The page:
In Chapter 2, we argued that evidence should support teaching practice in higher education where such evidence is available. But what does the claim that ‘evidence should support practice’ actually mean? Here are four words which both individually and as a sentence are highly ambiguous. So let’s unpick this sentence. Evidence in this context means the use of empirical propositions to provide

arguments as to why such and such an action should be taken or why so and so a judgement is justified. The contents of such propositions are statements of fact which should, we argued in Chapter 2, be based on recognised ways of gathering data and inferring, where necessary, generalisations from that data. However, we do not want to exclude the experiential evidence of lecturers that arises from prolonged engagement with students in their own subjects and in the contexts of particular universities. Subjectively, such evidence will always carry great weight with individual lecturers and we acknowledge its relevance to the formation of individual judgement. The question for us is not so much whether such evidence is relevant to our actions (it is), but its relationship with evidence gathered in other ways, through, for example, systematic research. Should signifies a normative requirement, that there is an expectation that evi-

dence will support rather than fail to support practice. It also suggests that, where possible, reasons for action should be based on evidence rather than ‘common sense’ or ‘intuition’, although the possibility cannot be excluded that these will have to be relied on in many circumstances. Support in this context means ‘give good grounds for’. There is no one state-

ment of what it is to give good grounds for a proposition. Generally speaking, when the evidence presented is based on generalisation, or on the enumeration of cases, the argument is inductive (Salmon 1984) and should be sound. This means that the evidence should give good, if not conclusive, reasons for acting or for forming a judgement. The possibility is always present, however, that the action may be inappropriate or the judgement mistaken, even when the evidence provides good grounds. But reasons in such a complex area can rarely, if ever, be conclusive. The most that we can strive for is that the reasons given for action or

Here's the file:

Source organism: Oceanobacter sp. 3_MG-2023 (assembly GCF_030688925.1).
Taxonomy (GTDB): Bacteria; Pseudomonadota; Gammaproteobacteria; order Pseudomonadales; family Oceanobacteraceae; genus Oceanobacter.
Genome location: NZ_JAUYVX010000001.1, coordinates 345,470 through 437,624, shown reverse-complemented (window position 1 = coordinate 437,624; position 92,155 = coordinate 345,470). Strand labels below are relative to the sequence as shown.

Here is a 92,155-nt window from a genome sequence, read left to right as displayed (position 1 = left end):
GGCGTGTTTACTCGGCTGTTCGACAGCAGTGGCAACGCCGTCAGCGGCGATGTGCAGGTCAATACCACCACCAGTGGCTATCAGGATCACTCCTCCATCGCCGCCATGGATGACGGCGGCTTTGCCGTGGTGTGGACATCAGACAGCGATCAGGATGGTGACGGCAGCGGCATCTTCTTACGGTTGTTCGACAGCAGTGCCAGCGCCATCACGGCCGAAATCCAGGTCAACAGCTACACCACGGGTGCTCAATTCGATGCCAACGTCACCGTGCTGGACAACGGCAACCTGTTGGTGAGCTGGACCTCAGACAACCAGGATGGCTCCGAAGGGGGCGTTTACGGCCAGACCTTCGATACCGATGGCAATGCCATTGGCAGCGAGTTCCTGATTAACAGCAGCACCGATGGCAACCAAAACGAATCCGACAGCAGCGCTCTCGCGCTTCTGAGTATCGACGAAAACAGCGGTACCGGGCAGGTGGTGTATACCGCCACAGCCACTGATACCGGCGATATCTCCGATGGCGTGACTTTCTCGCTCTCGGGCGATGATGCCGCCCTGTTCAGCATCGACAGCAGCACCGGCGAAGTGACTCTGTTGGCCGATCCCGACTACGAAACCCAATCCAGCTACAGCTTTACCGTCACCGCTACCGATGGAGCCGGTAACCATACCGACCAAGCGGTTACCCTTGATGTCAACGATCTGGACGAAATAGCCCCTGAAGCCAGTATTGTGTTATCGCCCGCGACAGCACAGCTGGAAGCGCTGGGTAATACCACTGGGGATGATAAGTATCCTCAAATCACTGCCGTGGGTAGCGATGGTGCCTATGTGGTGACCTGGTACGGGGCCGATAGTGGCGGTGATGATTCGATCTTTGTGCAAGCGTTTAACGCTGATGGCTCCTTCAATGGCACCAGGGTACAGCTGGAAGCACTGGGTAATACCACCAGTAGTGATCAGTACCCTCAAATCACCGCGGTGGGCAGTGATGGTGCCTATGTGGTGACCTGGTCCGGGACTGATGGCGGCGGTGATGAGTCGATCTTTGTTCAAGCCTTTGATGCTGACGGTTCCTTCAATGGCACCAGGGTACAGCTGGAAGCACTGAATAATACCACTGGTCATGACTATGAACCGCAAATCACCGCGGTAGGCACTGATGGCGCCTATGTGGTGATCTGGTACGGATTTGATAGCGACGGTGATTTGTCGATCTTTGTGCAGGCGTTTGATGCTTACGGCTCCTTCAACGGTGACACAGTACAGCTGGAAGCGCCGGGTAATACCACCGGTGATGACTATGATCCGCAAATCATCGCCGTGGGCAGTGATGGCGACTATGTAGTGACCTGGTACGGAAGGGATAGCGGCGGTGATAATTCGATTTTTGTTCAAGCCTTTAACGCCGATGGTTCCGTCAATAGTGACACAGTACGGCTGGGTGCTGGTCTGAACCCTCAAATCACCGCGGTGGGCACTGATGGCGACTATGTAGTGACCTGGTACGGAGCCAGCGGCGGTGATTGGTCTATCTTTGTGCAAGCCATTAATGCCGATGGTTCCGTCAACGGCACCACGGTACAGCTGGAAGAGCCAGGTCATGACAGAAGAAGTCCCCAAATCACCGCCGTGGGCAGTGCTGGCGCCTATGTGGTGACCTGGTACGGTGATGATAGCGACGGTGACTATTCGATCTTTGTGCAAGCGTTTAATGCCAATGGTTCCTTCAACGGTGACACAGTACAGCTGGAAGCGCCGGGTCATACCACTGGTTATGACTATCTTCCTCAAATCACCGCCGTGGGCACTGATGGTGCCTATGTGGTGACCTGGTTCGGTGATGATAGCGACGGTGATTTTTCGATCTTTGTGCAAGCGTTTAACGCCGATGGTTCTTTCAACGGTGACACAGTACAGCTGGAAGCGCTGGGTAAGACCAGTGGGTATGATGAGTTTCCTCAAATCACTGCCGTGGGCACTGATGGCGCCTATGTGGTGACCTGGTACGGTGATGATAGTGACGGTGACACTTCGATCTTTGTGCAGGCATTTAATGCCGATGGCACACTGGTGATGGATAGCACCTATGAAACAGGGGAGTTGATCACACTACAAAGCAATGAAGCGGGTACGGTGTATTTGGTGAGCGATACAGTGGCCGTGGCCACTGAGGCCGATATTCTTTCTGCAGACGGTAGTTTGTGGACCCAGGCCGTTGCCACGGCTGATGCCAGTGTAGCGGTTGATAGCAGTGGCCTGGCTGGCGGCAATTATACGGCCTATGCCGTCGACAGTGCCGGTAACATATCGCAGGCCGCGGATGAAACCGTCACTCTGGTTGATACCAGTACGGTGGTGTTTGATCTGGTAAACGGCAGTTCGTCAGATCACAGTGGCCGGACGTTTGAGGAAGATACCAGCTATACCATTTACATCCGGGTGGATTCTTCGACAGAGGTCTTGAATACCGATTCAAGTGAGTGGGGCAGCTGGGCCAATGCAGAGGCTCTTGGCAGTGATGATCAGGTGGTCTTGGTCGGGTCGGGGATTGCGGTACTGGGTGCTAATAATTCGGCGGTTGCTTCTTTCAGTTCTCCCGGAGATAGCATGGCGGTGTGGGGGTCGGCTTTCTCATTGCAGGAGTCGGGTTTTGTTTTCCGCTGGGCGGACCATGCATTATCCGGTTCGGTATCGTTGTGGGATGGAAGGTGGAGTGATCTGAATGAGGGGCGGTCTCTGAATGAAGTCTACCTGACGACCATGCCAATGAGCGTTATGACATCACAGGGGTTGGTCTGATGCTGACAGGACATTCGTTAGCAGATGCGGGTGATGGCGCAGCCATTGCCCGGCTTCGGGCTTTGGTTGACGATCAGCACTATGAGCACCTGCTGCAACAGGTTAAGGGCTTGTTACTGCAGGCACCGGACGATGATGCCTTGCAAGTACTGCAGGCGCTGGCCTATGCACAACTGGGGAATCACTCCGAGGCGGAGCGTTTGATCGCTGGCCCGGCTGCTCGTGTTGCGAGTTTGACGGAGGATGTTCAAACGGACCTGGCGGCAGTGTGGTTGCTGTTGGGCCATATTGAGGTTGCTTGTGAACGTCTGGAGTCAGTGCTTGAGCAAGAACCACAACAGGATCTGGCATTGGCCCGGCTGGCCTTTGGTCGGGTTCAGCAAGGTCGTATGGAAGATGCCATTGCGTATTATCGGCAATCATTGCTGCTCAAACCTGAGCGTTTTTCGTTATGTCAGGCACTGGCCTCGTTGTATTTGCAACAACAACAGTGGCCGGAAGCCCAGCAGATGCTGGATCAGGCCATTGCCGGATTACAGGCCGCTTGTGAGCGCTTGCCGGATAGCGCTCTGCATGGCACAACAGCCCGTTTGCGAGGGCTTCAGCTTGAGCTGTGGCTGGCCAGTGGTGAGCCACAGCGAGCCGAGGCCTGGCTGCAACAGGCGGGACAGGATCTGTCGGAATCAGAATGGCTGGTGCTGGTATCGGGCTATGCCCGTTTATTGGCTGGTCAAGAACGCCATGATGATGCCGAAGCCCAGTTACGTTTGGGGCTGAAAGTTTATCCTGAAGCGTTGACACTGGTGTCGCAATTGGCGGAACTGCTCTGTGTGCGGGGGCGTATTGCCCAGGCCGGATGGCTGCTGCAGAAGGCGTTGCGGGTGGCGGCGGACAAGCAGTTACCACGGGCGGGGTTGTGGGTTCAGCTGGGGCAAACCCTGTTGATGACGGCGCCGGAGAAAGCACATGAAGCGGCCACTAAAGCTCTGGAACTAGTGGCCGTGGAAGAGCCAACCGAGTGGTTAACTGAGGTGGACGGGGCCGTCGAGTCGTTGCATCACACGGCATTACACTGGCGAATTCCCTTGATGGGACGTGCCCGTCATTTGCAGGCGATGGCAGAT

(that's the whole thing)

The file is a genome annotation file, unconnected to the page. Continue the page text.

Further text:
judgement are better supports than any alternative set of reasons that are currently available to us which may suggest a different course of action. If the action or judgement is necessary (e.g. we have to pass comment to a group of students today), then we are obliged to base our actions or judgement on the best considerations that are currently available to us, imperfect though they may be. Practice refers to the activities of lecturing, discussing, explaining, instructing,

demonstrating, arguing, assessing, chairing, etc., that constitute the work of a lecturer engaged in teaching in higher education. We assume, for the purposes of our discussion, that such practices are worthwhile. This means that the ends to which they are directed are worthwhile (they will benefit our students, not to mention the wider society) and that the means which are adopted to achieve those ends are worthwhile as well (they will not violate any ethical requirements of confidentiality or consideration for example). Whether or not our practices are worthwhile in this sense is something that empirical research may have some limited bearing on (e.g. such and such an assessment procedure is not really confidential, despite claims that it is), but is ultimately based on our ideas about what acceptable ways of teaching are. Evidence, therefore, should support practice that we, as a community of lecturers, are prepared to endorse. Putting all this together, we can argue that ‘evidence should support practice’

means that it is desirable that, where it is relevant and available, empirical evidence be deployed in order to provide good grounds for actions or judgements that we make in professional contexts, which themselves exist within an ethical framework. This claim can be used to explore the sense in which lecturing is a profession, which we will consider next.